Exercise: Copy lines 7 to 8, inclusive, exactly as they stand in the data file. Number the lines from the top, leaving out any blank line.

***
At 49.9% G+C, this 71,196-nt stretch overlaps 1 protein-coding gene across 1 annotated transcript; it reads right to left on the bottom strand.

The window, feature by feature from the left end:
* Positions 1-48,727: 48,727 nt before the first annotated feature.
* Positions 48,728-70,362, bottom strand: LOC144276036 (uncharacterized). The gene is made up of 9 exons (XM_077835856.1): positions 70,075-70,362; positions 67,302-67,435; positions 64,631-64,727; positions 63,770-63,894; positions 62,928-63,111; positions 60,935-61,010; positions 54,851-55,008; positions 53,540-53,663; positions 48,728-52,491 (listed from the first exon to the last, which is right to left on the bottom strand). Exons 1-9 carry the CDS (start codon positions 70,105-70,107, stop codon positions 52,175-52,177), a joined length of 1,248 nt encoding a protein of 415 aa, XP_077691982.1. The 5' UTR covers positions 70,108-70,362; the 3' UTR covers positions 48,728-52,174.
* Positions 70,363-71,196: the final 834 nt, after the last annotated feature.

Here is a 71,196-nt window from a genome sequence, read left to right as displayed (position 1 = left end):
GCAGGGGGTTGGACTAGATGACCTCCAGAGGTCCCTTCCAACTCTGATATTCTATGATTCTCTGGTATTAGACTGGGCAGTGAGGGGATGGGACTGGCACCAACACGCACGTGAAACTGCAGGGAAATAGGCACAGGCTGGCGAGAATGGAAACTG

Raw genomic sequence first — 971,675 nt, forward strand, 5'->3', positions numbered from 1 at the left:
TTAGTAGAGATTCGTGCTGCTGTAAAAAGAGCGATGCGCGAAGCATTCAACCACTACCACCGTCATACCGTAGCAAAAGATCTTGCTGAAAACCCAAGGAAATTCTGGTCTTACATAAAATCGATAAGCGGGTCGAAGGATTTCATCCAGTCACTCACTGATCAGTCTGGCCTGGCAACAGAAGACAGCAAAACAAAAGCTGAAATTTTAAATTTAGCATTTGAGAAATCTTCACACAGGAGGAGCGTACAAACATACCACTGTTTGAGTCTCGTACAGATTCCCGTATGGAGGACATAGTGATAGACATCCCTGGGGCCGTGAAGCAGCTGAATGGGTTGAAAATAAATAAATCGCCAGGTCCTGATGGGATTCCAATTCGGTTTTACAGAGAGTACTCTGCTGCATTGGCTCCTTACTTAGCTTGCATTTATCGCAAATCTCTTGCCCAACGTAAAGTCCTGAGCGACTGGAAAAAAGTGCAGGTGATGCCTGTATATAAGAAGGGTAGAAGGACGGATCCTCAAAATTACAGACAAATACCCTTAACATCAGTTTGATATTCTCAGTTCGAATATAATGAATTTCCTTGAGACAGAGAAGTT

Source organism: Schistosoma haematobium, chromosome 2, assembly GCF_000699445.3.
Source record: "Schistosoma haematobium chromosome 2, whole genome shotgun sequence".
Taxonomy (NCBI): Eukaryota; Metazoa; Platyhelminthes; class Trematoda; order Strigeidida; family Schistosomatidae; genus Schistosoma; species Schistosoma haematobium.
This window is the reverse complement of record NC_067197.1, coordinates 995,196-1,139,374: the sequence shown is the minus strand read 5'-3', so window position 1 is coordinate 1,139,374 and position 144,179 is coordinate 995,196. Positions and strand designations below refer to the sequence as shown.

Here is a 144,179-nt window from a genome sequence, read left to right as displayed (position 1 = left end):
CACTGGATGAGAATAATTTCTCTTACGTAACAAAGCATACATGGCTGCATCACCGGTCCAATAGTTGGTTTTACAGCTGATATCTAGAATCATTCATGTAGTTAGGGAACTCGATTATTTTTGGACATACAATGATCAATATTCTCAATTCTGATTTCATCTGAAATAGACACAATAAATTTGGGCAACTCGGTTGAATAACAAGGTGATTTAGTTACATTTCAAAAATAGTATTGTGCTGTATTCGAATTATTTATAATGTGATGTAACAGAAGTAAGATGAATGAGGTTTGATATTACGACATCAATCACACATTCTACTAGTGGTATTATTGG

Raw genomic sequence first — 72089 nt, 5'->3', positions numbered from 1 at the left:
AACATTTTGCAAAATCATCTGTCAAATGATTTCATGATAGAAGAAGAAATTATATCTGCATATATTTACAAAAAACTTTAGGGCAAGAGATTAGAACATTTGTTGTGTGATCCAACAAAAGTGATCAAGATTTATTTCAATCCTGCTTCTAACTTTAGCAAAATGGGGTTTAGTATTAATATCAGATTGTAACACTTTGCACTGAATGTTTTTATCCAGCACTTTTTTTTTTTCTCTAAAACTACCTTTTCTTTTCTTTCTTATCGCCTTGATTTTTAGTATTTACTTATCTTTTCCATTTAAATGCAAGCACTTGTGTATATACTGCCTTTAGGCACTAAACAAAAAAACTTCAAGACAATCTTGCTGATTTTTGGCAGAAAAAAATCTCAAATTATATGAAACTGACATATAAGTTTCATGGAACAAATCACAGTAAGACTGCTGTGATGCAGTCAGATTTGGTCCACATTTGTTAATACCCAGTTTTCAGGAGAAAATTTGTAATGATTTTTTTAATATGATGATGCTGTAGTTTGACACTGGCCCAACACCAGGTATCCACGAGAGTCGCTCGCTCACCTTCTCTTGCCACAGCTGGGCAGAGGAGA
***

GCAGGGGGTTGGACTAGATGACCTCCAGAGGTCCCTTCCAACTCTGATATTCTATGATTCTCTGGTATTAGACTGGGCAGTGAGGGGATGGGACTGGCACCAACACGCACGTGAAACTGCAGGGAAATAGGCACAGGCTGGCGAGAATGGAAACTG

Raw genomic sequence first — 971,675 nt, forward strand, 5'->3', positions numbered from 1 at the left: